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Targeted Delivery of Genes to Endothelial Cells and Cell‐ and Gene‐Based Therapy in Pulmonary Vascular Diseases

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Abstract

Pulmonary arterial hypertension (PAH) is a devastating disease that, despite significant advances in medical therapies over the last several decades, continues to have an extremely poor prognosis. Gene therapy is a method to deliver therapeutic genes to replace defective or mutant genes or supplement existing cellular processes to modify disease. Over the last few decades, several viral and nonviral methods of gene therapy have been developed for preclinical PAH studies with varying degrees of efficacy. However, these gene delivery methods face challenges of immunogenicity, low transduction rates, and nonspecific targeting which have limited their translation to clinical studies. More recently, the emergence of regenerative approaches using stem and progenitor cells such as endothelial progenitor cells (EPCs) and mesenchymal stem cells (MSCs) have offered a new approach to gene therapy. Cell‐based gene therapy is an approach that augments the therapeutic potential of EPCs and MSCs and may deliver on the promise of reversal of established PAH. These new regenerative approaches have shown tremendous potential in preclinical studies; however, large, rigorously designed clinical studies will be necessary to evaluate clinical efficacy and safety. © 2013 American Physiological Society. Compr Physiol 3:1749‐1779, 2013.

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Figure 1. Figure 1. Venn diagram comparing advantages and disadvantages of gene therapy and cell‐based gene therapy.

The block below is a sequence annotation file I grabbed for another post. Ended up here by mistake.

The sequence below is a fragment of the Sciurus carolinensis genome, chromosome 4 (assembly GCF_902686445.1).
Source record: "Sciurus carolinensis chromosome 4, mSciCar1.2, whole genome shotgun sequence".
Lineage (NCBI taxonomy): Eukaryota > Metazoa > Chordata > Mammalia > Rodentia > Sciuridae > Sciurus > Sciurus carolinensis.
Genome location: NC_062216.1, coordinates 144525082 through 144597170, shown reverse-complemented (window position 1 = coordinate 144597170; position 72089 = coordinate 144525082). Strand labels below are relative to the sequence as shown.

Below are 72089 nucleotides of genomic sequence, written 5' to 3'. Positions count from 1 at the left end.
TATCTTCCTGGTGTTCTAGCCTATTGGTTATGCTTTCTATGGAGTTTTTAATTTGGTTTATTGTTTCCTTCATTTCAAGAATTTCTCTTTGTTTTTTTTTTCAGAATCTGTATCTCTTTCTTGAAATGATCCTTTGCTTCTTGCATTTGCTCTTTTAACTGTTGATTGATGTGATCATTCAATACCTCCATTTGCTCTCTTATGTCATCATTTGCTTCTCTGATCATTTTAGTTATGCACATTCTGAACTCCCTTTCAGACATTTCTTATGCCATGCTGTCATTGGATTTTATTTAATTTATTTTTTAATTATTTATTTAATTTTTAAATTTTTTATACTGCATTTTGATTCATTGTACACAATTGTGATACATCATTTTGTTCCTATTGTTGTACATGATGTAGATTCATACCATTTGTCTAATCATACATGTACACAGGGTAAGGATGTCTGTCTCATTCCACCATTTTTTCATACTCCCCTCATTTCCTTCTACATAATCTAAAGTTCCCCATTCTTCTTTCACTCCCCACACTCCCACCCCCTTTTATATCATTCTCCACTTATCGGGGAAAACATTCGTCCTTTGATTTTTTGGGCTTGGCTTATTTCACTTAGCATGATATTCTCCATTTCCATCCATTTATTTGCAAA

Figure 2. Figure 2. Mechanisms of entry of viral and nonviral vectors used for gene transfer. Viral vectors: Adenoviruses are the most widely studied viral vectors in gene therapy experiments. Entry of the adenovirus is facilitated by binding of fibers located on the outside surface of the virus to the coxsackie‐adenoviral receptor (CAR). Penton proteins on the surface of the virus are recognized by a cellular integrin, allowing internalization of the adenovirus through an endosome. Acidification of the endosome allows capsid components to dissociate, and for the virion to enter the nucleus where viral dsDNA is released. Retroviruses (or lentiviruses) are single‐stranded RNA viruses, surrounded by an envelope that mediates adhesion to the cell membrane for penetration into cells; however, transfer is restricted to cells possessing the retrovirus‐specific receptor. Following delivery of the gene into the cell, viral RNA is transformed into double‐stranded DNA by a process of reverse transcription. This DNA then integrates randomly into the host cell genome, thereby providing opportunity for prolonged and stable gene expression. Adeno‐associated viruses (AAVs) are nonpathogenic, single‐stranded DNA viruses. Entry of AAVs is facilitated by attachment to the cell surface and recognition of AAV by cell surface receptors such as αVβ5 integrin and FGFR1. Following internalization, the AAV is transported to the nucleus via microtubules where uncoating and release of DNA occurs. AAVs have the ability to integrate stably into the q.13.4‐ter arm of chromosome 19, thereby limiting the risk of insertional mutagenesis. Nonviral Vectors: Plasmid DNA (pDNA) constructs are derived and manufactured in bacteria. pDNA vectors contain the bacterial backbone with key elements such as an antibiotic resistance cassette that are required to produce the vector in bacteria and the gene of interest. Minicircle DNA (mcDNA) improves upon the conventional pDNA by excision of elements of the bacterial backbone that can be immunogenic and by being smaller in size to increase transduction efficiency. Upon reaching the nucleus, the vector remains episomal and is expressed transiently. Transposon DNA contains the gene of interest flanked by terminal inverted repeats (TIRs), which serve as recognition sites for the transposase enzyme. This allows the gene construct to be stably integrated into the host genome by a “cut‐and‐paste” mechanism. These nonviral vectors require a gene delivery method such as DNA complex transfection reagents (lipoplex, polyplex) or electroporation to achieve expression.